Usually, the polyether polyols are prepared by reacting one or more alkylene oxides such as ethylene oxide, propylene oxide or butylene oxide with one or more polyols such as glycols, triols, tetrols, pentols, sugars, and sugar alcohols. The addition polymers can be in the form of random, block, or homopolymer form. The method of preparation of these random or block copolymers is well known in the art.
A preferred polyether polyol is one having the formula
RO--CH2 --C(R1)H--O--CH2 --C(R1)H n OR
R is independently hydrogen or an alkyl group of 1 to 4 carbon atoms
R1 is hydrogen, methyl or ethyl
n is a number having an average value of 1 to 1000.
The following examples are presented to further illustrate but not limit the invention.
Three samples were prepared by adding various amounts of a polyethylene glycol (E-8000 sold by the Dow Chemical Company) to 2000 grams of polycarbonate resin pellets followed by agitation to disperse said additive. Each sample was then extruded and chopped on a 1.5 inch single-screw extruder. The resulting pellets were injection molded to yield test discs of 2 inch diameter by 1/8 inch thick. Each sample is listed below along with the corresponding amounts of added polyethylene glycol (PEG), beginning yellowness index, and final yellowness index after exposure to 3.0 Mrad of Cobalt-60 gamma radiation. ASTM Yellowness Index Test D-1925 was used to measure the relative yellowing between the sample containing the additive and the control. The results are shown in Table I where the percent reduction over the control resin is tabulated.
TABLE I______________________________________ E-8000 YI YI %SAMPLE (ppm) INITIAL FINAL Δ YI REDUCT______________________________________Control 1 0 4.29 25.83 21.54Ex. 1 5,000 3.49 16.85 13.36 37.9Ex. 2 10,000 3.49 14.09 10.60 50.8______________________________________
The procedure of Example 1 was repeated with the various polyglycols set forth in Table II. The additives were used at the 10,000 parts per million level. The results are set forth in Table II.
TABLE II______________________________________SAM- ADDI- YI YI %PLE TIVE INITIAL FINAL Δ YI REDUCT______________________________________Control 2 None 4.49 21.87 17.38Ex. 3 E-33501 4.21 17.44 13.23 23.9Ex. 4 E-45001 4.25 15.51 11.26 35.2Ex. 5 E-80001 3.22 14.02 10.80 37.8Ex. 6 P-20002 3.25 11.10 7.85 54.8Ex. 7 P-40002 12.52 18.61 6.09 64.9Ex. 8 Voranol 55913 22.46 31.77 9.31 46.43______________________________________ Notes: 1 a polyethylene glycol from the Dow Chemical Company having the designated molecular weight. 2 a polypropylene glycol from the Dow Chemical Company having the designated molecular weight. 3 a glycerine initiated polypropylene glycol from the Dow Chemical Company.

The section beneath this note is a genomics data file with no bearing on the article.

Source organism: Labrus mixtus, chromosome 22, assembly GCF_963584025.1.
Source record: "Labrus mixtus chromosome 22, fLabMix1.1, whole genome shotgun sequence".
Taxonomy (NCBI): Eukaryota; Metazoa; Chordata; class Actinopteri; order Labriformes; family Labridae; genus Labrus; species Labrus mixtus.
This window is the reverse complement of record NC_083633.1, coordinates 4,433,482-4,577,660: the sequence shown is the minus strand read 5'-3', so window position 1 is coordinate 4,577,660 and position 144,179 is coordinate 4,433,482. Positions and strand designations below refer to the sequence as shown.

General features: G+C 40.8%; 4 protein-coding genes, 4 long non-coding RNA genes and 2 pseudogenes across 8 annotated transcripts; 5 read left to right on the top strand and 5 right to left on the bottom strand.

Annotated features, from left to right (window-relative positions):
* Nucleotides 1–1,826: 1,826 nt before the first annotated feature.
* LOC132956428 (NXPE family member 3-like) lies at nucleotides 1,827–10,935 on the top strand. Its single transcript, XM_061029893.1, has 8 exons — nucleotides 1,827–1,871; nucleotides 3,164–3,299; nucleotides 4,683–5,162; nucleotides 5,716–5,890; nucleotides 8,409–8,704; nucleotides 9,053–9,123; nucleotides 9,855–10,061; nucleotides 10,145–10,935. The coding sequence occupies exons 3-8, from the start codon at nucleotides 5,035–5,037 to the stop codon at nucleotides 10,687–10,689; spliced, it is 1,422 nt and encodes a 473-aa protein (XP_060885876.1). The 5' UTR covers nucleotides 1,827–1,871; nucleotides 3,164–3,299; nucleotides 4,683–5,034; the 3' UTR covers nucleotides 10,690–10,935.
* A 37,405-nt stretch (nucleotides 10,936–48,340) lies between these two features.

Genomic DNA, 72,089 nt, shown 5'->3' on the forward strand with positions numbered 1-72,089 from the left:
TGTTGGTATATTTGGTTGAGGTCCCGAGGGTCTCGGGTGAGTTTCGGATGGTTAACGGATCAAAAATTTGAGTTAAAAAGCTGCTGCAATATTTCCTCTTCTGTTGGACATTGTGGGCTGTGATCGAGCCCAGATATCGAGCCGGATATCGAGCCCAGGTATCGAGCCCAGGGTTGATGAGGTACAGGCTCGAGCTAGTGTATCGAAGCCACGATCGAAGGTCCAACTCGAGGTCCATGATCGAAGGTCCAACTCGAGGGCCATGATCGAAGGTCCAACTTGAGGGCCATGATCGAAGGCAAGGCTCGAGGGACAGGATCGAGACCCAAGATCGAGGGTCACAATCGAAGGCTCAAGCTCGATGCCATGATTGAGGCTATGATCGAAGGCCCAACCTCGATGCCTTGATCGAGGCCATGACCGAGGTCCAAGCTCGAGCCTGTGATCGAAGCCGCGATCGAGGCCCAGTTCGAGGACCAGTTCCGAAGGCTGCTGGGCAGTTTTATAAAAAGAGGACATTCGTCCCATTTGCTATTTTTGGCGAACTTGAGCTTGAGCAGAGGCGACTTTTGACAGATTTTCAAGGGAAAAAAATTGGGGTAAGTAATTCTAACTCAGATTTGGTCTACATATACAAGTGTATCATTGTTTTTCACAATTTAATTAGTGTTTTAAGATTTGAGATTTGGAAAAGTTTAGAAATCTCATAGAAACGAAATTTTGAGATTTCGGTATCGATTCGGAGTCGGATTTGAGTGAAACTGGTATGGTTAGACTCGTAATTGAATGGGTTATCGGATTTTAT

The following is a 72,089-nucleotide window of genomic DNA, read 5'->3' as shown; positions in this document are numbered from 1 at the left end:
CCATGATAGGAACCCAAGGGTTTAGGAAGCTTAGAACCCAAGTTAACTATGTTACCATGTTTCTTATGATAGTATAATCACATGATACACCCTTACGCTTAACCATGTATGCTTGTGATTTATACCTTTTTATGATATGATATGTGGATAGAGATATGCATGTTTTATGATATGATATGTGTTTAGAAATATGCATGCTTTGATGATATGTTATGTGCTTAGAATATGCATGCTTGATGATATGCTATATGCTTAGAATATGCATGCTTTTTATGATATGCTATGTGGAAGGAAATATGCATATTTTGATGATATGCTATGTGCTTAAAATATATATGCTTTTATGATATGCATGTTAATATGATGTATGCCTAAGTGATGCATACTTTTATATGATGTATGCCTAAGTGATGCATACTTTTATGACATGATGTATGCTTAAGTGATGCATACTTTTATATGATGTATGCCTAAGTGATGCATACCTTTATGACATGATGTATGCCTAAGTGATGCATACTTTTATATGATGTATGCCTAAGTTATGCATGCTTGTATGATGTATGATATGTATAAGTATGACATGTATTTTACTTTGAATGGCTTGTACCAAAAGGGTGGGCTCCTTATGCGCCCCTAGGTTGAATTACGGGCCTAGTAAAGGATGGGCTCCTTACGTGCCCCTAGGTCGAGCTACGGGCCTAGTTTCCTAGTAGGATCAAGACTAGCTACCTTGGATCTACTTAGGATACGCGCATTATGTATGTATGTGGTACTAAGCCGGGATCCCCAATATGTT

The procedure of Example 1 was repeated using 3000 ppm of diethylene glycol dimethyl ether (diglyme) and 3.2 Mrad of gamma radiation. The results are set forth in Table III.
TABLE III______________________________________ ADDI- YI YI %SAMPLE TIVE INITIAL FINAL Δ YI REDUCT______________________________________Control None 4.65 26.04 21.39Ex. 9 Diglyme 3.86 20.90 17.04 21.3______________________________________
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|U.S. Classification||523/137, 524/377, 522/163, 524/378|
|International Classification||C08K5/00, C08L69/00, C08K5/06|
|Cooperative Classification||C08K5/06, C08L69/00|
|European Classification||C08K5/06, C08L69/00|
|May 12, 1989||AS||Assignment|
Owner name: DOW CHEMICAL COMPANY, THE,
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|Apr 22, 1993||FPAY||Fee payment|
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|May 10, 1993||AS||Assignment|
Owner name: DIAMOND TECHNOLOGY PARTNERSHIP COMPANY, BERMUDA
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|May 12, 1993||AS||Assignment|
Owner name: CHEMTECH ROYALTY ASSOCIATES, L.P., SWITZERLAND